Gardens consist of natural components such as soils and plants, which people arrange to create a place suiting their respective needs. Thus, gardens are places shaped by people where natural processes are not only experienced but also used to establish the place itself. This means that gardens are both natural and cultural. This offers novel perspectives for inter- and transdisciplinary research as expertise from different disciplines is needed to fully understand the complex interactions between people and nature. By studying an everyday object such as gardens, the intricate connections between people and nature can be illustrated. This, in turn, offers information concerning practices, values and identities to public and private stakeholders and the general public. This information can then be used to move towards sustainable development.
Investigating the interactions between people and nature in gardens can provide insights into natural, environmental, political, social and cultural processes happening there. However, such an investigation needs interdisciplinary collaboration of scientists, e.g. of soil scientists, botanists, biologists, social scientists and anthropologists, urban planners, and health experts. Combining their findings hollistically using a Cultural Ecosystem Service approach illustrates the complexity of gardens as places of people and nature.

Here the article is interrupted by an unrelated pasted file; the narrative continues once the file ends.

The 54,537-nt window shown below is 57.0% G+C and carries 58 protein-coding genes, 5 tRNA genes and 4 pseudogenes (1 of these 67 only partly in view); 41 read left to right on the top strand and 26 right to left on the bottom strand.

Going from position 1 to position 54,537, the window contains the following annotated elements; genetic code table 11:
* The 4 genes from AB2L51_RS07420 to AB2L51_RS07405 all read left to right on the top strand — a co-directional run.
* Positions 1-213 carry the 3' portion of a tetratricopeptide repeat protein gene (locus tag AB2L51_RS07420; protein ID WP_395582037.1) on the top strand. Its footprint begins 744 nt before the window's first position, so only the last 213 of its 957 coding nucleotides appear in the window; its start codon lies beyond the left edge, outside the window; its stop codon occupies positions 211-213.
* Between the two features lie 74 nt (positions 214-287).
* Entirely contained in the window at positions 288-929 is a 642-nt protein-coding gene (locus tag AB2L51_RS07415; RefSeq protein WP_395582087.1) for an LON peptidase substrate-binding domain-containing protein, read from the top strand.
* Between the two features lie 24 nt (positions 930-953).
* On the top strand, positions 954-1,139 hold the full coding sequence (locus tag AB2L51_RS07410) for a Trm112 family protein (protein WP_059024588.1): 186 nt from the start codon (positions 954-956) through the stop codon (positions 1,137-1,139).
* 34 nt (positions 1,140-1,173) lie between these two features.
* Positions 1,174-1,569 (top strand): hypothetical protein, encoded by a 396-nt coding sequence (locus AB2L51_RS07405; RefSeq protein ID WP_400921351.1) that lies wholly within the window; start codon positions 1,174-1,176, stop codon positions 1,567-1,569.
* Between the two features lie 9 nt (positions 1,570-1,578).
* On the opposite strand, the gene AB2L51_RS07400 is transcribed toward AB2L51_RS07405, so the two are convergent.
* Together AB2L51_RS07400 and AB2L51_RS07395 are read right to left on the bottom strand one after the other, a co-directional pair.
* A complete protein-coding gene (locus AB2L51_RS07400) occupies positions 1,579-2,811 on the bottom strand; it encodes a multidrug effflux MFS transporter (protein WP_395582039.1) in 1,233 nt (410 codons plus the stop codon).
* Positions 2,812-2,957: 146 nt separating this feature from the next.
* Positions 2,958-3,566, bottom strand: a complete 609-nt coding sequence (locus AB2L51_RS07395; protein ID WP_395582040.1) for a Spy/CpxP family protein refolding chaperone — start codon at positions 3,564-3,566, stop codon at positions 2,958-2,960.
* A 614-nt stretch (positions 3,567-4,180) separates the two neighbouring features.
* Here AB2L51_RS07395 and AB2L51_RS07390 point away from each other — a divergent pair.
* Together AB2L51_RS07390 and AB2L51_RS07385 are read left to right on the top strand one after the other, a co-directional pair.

The results of any investigation about the interactions between people and nature in gardens should be shared with the public and especially with gardeners. This could be the starting point for discussions with each other and the beginning of a mutual learning process, where gardeners, public and private stakeholders, and scientists work together to devise educational programmes that raise the awareness for environmental, social, cultural and political processes related to gardens.